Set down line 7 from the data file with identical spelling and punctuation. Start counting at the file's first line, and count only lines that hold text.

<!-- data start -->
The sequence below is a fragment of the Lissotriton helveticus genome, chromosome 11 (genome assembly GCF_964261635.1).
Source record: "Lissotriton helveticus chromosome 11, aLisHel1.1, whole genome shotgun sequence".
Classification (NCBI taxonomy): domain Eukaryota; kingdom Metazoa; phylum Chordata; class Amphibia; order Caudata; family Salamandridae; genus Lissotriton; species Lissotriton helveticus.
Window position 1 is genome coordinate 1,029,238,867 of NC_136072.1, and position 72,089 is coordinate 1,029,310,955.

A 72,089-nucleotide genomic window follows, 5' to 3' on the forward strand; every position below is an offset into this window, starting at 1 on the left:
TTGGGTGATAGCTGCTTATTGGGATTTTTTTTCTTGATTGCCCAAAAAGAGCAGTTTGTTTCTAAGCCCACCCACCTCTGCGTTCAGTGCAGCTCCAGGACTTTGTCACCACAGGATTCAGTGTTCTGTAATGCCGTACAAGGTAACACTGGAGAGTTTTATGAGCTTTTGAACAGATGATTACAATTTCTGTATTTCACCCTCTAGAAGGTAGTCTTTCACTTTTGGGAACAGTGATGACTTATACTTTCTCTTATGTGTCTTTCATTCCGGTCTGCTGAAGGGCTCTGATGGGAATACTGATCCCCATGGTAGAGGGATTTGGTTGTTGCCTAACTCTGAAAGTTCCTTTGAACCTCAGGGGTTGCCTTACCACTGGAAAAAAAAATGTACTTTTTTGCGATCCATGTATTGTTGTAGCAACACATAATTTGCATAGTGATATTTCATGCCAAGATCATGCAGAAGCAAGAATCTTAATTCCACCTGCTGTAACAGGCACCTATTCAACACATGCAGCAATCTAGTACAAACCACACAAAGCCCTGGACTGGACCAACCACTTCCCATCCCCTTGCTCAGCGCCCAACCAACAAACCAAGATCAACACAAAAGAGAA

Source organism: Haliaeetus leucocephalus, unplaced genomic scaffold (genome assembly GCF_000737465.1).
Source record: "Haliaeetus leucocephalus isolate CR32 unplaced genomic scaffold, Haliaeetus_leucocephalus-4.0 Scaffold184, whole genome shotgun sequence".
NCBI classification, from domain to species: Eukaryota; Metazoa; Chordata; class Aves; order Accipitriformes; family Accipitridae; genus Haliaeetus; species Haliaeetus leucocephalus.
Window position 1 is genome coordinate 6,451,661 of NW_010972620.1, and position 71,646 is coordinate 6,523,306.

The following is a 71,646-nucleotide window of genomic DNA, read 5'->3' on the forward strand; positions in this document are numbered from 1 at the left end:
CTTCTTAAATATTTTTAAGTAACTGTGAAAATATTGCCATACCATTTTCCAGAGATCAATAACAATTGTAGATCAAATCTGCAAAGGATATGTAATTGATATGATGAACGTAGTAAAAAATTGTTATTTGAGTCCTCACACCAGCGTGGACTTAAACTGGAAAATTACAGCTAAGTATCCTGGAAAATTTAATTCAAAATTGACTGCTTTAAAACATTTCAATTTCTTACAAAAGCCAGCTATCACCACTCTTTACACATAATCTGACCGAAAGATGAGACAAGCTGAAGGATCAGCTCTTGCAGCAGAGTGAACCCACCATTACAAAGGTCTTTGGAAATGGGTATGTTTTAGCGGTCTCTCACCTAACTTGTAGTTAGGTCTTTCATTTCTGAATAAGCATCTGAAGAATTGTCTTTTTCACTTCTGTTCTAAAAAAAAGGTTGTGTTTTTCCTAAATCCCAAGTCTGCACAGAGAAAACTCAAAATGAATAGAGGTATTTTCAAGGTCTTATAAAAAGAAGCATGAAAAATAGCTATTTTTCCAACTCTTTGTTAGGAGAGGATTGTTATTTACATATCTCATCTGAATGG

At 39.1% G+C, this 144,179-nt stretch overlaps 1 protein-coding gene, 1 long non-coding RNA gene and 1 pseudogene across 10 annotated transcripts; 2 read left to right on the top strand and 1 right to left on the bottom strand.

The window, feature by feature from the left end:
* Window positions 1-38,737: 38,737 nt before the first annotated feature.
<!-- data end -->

Source organism: Haliaeetus leucocephalus, unplaced genomic scaffold (genome assembly GCF_000737465.1).